On March 30, 2011, the SEC proposed rules1 regarding three subjects:

  • National securities exchanges, including the NASDAQ Stock Market and the New York Stock Exchange, would have to adopt listing standards regarding the independence of compensation committee members
  • Companies would be required to make additional disclosure in proxy statements regarding whether a compensation consultant has been retained, the terms of the engagement, and conflicts of interest related to compensation consultants
  • National securities exchanges would be required to adopt listing standards regarding compensation committee authority to engage compensation consultants, independent legal counsel and other advisers, and funding for and independence of such advisers

The SEC proposed the rules to implement the provisions of Section 952 of the Dodd-Frank Wall Street Reform and Consumer Protection Act of 2010. The public comment period for the proposed rules expires April 29, 2011. The national securities exchanges must submit their rules to the SEC no later than 90 days after publication of the final SEC rules in the Federal Register, which is expected to occur between April and July 2011, according to the SEC Web site.

Independence of Compensation Committee Members

The proposed rules would direct national securities exchanges to adopt listing standards that require each member of a listed company's compensation committee to be “independent.” The proposed rules would not define the term “independent.” Rather, the term is to be defined by each of the national securities exchanges in rules that it adopts after considering the following factors:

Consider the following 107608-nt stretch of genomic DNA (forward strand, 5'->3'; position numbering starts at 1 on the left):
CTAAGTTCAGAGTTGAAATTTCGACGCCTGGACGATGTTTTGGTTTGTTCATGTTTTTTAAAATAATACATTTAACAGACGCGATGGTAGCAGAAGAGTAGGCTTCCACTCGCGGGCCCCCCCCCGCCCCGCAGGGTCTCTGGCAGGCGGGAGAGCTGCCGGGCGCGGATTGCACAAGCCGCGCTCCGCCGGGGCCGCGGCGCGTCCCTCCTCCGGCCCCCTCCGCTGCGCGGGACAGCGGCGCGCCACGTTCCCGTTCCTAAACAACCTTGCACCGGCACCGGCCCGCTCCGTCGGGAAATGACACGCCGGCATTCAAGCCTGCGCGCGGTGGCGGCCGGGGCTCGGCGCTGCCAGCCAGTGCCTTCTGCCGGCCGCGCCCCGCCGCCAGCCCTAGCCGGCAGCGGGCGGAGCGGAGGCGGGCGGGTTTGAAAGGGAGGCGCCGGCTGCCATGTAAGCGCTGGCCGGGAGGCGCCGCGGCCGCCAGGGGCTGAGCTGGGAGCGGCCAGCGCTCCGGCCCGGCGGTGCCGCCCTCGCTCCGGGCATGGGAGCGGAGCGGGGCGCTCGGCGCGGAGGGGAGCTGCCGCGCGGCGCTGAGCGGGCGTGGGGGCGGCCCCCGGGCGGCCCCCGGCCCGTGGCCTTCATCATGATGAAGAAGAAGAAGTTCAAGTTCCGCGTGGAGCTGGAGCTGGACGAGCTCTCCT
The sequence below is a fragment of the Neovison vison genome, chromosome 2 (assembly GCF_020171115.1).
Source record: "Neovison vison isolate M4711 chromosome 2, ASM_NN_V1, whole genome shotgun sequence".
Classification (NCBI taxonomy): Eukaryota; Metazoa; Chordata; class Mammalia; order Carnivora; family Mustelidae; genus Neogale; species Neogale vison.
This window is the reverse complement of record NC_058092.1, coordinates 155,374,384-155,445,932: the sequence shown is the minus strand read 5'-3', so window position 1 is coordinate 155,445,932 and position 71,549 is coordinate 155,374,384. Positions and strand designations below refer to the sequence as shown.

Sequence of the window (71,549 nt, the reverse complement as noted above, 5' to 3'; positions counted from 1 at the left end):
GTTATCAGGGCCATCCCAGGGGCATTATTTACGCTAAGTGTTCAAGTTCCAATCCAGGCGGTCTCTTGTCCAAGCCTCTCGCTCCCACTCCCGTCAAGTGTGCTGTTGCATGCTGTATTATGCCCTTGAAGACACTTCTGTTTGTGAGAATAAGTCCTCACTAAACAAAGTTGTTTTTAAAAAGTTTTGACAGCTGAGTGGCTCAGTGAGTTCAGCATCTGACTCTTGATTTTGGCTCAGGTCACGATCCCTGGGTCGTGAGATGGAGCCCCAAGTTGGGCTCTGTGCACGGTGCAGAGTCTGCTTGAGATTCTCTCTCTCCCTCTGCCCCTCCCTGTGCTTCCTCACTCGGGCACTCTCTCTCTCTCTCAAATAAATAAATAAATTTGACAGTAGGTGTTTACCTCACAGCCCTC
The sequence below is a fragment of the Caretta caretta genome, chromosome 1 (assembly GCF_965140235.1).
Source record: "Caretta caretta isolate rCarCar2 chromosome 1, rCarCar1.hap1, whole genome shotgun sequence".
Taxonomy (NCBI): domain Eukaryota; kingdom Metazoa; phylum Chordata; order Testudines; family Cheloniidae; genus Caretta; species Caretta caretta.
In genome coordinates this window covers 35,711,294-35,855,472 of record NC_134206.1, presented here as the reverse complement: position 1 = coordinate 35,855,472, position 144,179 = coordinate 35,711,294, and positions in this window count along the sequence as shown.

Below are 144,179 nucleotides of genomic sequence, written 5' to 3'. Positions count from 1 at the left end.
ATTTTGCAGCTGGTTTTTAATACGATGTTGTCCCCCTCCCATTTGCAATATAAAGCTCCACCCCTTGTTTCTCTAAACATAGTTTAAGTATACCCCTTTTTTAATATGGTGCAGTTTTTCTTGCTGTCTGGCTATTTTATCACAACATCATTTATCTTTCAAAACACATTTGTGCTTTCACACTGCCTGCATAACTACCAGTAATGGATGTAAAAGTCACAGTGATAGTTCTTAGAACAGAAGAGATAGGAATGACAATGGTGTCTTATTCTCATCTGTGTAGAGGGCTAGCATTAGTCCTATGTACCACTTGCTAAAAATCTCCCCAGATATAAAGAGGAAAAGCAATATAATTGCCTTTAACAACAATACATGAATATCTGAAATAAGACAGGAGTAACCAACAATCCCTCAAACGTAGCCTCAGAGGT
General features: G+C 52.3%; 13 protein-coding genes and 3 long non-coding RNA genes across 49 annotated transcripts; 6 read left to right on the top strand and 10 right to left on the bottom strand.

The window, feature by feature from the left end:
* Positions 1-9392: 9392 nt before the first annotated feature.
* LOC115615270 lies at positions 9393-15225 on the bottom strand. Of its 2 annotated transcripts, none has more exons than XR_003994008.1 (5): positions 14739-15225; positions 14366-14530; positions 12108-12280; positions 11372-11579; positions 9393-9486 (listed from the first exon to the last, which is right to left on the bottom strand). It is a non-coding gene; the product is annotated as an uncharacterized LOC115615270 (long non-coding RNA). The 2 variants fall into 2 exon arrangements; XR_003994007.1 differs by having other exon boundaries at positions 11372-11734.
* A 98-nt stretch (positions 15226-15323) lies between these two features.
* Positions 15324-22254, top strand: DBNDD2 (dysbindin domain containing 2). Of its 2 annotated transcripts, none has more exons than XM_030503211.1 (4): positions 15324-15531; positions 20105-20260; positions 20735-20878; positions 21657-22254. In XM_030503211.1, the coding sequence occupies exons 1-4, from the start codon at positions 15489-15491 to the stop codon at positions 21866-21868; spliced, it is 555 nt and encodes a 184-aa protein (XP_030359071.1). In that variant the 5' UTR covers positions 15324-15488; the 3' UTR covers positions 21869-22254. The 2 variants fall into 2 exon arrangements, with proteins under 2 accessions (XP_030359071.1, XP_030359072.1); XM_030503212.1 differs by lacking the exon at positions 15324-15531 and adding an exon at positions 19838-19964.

• The source of compensation of a member of the board of directors of a listed company, including any consulting, advisory, or other compensatory fee paid by the company to such member of the board of directors
  • Whether a member of the board of directors of a listed company is affiliated with the company, a subsidiary of the company, or an affiliate of a subsidiary of the company

The requirement to consider whether a member of the compensation committee is an affiliate of the listed company may be problematic for some companies, as large shareholders and their representatives may be deemed affiliates by virtue of their large shareholdings. Rule 10A-3 of the Securities Exchange Act of 1934, Listing Standards Relating to Audit Committees, prohibits any person who is an affiliated person of the company or any of its subsidiaries from serving on the audit committee. It is possible that the national securities exchanges will promulgate listing standards relating to compensation committee that are similar to Rule 10A-3, which would result in “affiliates” and others being deemed to be not independent and, therefore, ineligible to serve on the compensation committee.